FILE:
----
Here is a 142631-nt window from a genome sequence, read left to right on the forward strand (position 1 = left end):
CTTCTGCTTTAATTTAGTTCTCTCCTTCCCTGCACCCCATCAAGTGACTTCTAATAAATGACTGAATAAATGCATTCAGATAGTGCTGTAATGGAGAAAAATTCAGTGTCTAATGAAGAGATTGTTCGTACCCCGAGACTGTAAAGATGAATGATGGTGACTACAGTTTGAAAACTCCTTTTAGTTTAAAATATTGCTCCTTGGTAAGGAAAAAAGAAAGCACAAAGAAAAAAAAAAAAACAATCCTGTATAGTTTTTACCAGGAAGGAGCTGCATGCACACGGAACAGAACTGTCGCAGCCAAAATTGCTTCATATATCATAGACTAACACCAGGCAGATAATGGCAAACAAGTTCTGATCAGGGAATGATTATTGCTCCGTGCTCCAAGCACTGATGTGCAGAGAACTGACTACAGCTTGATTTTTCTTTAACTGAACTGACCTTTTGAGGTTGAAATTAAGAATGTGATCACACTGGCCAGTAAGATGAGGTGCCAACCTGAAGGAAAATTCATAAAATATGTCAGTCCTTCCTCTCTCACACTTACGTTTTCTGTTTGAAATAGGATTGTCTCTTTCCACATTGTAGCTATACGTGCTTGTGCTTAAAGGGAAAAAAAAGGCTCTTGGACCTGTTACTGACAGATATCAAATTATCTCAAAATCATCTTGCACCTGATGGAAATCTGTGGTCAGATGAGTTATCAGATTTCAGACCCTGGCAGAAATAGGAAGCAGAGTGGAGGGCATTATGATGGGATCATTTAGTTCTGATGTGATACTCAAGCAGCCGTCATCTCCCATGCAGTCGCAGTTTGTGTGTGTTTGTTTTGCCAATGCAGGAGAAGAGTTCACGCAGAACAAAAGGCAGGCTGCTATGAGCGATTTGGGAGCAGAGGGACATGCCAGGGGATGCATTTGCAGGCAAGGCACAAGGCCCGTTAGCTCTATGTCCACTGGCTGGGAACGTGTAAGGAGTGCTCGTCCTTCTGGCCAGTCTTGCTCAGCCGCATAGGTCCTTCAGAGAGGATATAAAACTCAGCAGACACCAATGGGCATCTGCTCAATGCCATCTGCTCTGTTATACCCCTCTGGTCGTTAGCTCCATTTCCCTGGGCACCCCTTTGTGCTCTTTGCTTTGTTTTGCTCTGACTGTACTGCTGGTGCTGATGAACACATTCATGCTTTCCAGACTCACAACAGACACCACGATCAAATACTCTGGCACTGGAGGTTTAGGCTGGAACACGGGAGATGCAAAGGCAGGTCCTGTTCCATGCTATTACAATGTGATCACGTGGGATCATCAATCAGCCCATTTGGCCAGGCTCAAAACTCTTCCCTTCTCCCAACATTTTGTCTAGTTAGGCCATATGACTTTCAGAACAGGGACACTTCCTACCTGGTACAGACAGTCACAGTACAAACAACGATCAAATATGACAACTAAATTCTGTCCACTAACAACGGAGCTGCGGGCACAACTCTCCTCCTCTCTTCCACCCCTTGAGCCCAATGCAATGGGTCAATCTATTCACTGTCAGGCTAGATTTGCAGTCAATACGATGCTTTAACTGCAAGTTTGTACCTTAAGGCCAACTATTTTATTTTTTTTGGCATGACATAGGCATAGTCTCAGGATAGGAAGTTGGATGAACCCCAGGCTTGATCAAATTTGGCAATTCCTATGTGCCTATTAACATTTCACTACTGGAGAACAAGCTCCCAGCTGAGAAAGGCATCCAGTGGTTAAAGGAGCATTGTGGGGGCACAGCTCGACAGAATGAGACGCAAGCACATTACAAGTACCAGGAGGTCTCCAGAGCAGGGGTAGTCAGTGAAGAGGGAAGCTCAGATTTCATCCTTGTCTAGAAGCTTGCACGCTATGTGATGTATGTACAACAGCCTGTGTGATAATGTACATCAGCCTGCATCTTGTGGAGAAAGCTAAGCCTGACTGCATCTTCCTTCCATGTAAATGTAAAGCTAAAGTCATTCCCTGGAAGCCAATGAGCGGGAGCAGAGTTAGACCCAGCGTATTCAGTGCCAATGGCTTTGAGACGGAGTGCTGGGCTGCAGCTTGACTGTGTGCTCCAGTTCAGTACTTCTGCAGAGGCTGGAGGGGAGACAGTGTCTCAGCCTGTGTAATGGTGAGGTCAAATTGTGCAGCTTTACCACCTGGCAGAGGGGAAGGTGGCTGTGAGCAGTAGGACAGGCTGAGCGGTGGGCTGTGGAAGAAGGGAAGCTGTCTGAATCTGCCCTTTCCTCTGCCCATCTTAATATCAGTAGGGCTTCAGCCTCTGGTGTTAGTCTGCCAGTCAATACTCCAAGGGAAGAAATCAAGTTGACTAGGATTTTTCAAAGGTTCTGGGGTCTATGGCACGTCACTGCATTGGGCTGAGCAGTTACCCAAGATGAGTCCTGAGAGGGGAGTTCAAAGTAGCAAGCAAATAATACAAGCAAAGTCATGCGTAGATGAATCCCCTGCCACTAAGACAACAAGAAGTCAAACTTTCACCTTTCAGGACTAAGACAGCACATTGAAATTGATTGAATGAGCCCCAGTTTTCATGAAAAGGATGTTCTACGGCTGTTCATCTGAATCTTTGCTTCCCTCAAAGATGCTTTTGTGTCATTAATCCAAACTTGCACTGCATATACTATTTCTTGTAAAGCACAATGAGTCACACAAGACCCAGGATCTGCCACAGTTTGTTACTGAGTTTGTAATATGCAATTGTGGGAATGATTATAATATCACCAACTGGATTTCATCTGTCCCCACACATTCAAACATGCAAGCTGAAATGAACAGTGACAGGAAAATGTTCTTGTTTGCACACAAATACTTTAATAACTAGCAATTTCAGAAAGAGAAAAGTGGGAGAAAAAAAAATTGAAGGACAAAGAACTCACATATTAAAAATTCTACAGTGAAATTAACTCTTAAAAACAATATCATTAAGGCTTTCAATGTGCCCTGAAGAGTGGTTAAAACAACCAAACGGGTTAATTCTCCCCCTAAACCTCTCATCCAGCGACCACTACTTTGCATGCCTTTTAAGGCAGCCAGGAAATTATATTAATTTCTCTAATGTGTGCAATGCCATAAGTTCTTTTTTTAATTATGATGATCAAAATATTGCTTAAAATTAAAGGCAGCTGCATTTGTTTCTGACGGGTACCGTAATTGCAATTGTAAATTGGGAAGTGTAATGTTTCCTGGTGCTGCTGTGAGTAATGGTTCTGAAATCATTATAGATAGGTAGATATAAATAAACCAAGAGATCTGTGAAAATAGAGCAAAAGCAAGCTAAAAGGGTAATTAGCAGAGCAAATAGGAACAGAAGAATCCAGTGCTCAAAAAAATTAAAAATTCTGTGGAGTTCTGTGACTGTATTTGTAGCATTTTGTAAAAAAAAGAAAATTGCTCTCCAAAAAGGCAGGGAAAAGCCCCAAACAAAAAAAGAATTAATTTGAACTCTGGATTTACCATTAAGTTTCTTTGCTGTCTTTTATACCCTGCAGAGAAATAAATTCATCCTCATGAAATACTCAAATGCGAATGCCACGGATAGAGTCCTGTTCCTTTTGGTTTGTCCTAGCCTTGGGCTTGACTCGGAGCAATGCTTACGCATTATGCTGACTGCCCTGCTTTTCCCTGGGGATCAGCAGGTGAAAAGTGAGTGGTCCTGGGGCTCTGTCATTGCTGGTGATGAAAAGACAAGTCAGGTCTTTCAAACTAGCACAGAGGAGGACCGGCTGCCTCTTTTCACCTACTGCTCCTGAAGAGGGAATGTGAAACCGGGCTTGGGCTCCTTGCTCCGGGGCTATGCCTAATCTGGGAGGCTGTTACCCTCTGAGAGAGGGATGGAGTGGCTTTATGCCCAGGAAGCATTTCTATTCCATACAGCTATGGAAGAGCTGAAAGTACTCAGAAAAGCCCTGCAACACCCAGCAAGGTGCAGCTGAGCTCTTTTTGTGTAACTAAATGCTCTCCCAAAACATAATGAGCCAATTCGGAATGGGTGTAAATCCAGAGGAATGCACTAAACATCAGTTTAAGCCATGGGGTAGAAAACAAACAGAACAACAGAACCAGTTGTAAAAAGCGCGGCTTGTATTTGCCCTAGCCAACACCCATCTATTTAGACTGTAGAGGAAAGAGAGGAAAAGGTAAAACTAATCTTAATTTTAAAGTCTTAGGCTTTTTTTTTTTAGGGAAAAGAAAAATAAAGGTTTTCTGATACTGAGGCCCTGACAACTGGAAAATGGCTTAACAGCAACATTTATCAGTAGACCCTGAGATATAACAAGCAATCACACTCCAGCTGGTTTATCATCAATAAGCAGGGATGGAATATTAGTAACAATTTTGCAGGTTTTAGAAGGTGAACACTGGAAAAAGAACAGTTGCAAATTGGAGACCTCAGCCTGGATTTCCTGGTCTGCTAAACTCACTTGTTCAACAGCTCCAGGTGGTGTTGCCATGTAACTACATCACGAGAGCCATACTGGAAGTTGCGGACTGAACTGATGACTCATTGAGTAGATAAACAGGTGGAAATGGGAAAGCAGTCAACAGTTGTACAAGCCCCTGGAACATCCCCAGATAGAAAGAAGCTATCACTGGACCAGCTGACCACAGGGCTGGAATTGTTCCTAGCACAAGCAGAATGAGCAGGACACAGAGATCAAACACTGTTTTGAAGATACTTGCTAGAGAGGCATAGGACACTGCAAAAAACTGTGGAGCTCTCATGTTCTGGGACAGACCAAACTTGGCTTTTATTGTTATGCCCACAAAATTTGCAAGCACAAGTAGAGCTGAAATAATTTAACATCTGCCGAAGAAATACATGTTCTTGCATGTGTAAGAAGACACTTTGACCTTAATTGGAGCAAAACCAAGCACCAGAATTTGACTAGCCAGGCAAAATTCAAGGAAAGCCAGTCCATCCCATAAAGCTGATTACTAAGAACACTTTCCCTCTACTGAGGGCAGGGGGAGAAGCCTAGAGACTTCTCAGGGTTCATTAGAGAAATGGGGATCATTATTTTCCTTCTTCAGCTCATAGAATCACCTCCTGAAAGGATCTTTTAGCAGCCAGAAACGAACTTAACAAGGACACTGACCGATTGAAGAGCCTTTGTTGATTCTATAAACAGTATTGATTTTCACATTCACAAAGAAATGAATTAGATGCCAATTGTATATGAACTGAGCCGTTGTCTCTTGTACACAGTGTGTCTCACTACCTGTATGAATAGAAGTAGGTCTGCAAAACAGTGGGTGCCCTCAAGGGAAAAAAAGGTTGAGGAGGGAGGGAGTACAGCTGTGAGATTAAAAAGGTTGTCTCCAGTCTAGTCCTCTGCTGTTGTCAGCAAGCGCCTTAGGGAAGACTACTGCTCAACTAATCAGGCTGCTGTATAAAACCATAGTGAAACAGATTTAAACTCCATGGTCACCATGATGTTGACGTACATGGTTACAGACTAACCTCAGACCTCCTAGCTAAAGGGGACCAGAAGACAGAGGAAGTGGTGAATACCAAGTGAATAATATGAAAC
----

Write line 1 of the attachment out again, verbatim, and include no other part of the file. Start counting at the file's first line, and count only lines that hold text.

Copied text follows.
Here is a 142631-nt window from a genome sequence, read left to right on the forward strand (position 1 = left end):